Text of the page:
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Shakespeare’s Lost Sonnets: A Restoration of the Runes
by Roy Neil Graves, Professor of English
The University of Tennessee at Martin

Set III, Runes 29-42: Texts and Comments 
Copyright © Roy Neil Graves 2003, All Rights Reserved        

Proceed to Rune 31
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Rune 30
Second lines, Set III (Sonnets 29-42)

                         Rune 30

     (Second lines, Set III: Sonnets 29-42)

     I all alone beweep my outcast state;
     I summon up remembrance of things past
     Which I, by lacking, have supposèd dead
 4  When that churl death my bones with dust shall cover,
     Flatter the mountaintops with sovereign eye,
     And make me travel forth without my cloak.
     Roses have thorns, and silver fountains mud,
 8  Although our undivided loves are one.
     To see his active child do deeds of youth
     While thou dost breathe—that pour’st into my verse.
     When thou art all the better part of me,
12 What hast thou then more than thou hadst before
     When I am sometime absent from thy heart?
     And yet it may be said I loved her dearly.
     Glosses: 1) outcast state suggests discarded texts in Q (the Runes), absence from the family in Stratford; 2) past puns on paste (i.e., imitations, things stuck together); 4) churl = boorish miser; 5) Flatter = Delude (and thus Dominate), punning on “Flatten”; 5-6) sovereign eye, / And make puns, “sovereign aye, Anne, make [= mate]”; 6) cloak suggests a (dusty) bodily covering (see 4); 9) his (ambig.) = death’s (see 4), my verse’s (see 10); 11) all suggests Hall, Will’s son-in-law, heir, and father of a granddaughter (see 9); 13) heart = art (a routine pun); 14) her = your heart/art (see 13), suggesting both Susanna Hall and the Halls’ daughter, Elizabeth.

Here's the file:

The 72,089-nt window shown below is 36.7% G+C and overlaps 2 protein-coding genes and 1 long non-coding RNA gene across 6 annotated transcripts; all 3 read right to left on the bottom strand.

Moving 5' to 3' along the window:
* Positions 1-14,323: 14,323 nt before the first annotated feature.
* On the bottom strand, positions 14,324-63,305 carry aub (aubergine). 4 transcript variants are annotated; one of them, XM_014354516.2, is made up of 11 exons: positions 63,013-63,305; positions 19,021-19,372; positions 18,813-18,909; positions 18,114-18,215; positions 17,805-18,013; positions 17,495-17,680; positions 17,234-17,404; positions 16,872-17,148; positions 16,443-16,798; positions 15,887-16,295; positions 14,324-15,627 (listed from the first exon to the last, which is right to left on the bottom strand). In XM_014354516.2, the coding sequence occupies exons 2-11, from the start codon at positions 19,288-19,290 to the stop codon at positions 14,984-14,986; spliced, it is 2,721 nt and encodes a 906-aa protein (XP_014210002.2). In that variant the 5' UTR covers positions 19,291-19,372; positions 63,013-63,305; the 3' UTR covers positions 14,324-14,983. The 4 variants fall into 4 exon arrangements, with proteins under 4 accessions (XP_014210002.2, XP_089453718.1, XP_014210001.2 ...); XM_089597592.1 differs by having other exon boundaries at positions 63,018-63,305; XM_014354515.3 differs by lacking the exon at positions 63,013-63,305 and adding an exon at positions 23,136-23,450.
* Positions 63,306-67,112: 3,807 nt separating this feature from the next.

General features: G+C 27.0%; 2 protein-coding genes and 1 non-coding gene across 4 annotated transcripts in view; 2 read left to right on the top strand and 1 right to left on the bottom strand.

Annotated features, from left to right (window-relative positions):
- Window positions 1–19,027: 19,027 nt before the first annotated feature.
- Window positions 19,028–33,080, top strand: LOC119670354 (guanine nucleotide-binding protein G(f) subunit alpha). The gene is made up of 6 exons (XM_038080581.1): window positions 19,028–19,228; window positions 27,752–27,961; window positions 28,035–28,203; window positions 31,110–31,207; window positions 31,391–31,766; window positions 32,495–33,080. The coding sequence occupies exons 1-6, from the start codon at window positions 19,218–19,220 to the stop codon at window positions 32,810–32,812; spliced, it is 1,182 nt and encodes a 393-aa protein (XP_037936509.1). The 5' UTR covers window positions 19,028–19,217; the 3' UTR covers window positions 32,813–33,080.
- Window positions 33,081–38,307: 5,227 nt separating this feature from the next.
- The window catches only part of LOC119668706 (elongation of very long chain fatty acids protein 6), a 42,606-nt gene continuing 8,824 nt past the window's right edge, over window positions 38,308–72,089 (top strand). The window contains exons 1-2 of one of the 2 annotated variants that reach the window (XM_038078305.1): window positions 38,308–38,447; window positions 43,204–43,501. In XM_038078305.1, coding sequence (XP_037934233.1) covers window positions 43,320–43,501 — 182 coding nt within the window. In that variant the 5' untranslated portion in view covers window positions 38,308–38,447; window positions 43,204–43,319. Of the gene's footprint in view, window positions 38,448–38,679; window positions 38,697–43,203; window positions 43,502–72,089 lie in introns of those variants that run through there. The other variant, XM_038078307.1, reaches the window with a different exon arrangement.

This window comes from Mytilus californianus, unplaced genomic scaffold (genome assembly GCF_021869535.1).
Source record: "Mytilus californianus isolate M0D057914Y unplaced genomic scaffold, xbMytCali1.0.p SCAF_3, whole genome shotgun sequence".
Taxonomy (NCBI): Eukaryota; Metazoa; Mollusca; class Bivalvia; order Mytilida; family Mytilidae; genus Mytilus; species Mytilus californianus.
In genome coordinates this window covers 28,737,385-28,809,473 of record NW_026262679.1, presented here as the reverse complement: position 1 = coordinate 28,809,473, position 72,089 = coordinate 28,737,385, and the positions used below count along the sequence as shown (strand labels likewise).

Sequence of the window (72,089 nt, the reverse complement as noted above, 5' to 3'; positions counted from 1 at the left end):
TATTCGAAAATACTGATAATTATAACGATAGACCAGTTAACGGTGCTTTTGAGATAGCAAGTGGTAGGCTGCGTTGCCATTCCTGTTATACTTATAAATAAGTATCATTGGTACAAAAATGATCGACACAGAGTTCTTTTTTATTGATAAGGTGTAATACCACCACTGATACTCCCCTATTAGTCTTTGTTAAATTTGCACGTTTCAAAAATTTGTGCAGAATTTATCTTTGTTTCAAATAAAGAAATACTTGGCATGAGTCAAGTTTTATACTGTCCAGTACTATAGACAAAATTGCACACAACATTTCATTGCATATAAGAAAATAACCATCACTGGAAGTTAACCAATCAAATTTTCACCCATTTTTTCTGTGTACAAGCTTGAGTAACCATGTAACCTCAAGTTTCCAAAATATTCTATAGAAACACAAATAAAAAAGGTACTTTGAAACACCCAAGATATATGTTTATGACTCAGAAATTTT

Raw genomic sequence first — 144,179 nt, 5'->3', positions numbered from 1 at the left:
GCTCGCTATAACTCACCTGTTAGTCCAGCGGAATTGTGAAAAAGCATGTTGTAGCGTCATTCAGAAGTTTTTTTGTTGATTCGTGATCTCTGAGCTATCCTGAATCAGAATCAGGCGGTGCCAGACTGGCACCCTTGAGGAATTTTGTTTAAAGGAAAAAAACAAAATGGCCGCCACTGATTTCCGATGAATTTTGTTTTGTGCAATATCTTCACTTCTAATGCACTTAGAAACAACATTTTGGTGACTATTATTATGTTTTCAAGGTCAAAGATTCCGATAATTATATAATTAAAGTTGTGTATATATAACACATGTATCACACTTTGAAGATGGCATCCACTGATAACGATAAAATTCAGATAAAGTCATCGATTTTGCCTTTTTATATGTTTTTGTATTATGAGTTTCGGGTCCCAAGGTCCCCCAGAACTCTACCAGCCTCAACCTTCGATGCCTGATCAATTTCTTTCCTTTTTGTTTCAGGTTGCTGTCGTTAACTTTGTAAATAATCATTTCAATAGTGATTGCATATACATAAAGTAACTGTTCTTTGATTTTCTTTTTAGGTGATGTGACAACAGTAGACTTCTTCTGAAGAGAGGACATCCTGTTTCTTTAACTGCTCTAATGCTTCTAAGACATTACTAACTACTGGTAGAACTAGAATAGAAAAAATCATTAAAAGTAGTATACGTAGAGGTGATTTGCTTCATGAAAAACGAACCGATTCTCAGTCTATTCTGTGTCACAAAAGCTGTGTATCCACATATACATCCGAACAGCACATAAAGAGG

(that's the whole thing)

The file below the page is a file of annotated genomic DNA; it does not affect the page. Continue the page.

30. My Outcast State

     All alone I cry over my isolation, and over the loss of these printer’s discards, as
     like a conjurer, I call up memories from what in the future will be the past, reconstituting this old art, reassembling things
     that I imagined would get lost, perhaps partly from my own deficiencies,
  4 whenever that boorish miser death might cover my bones with dust,
     winking at the high places of the world with a kingly look that levels arrogance
     and making—I think of Anne, my “make”—me set out with no other cloak than dust.
     Life’s beauties have their downsides, poets go on using these as conceits, and my sweet rows and airs have sub rosa counterparts that are thorny or murky,
  8 but our love is a pure and singular entity.
     To see death’s now-living child perform youthful feats
     while you still live—that fountain feeds my poems, that breath inspires them.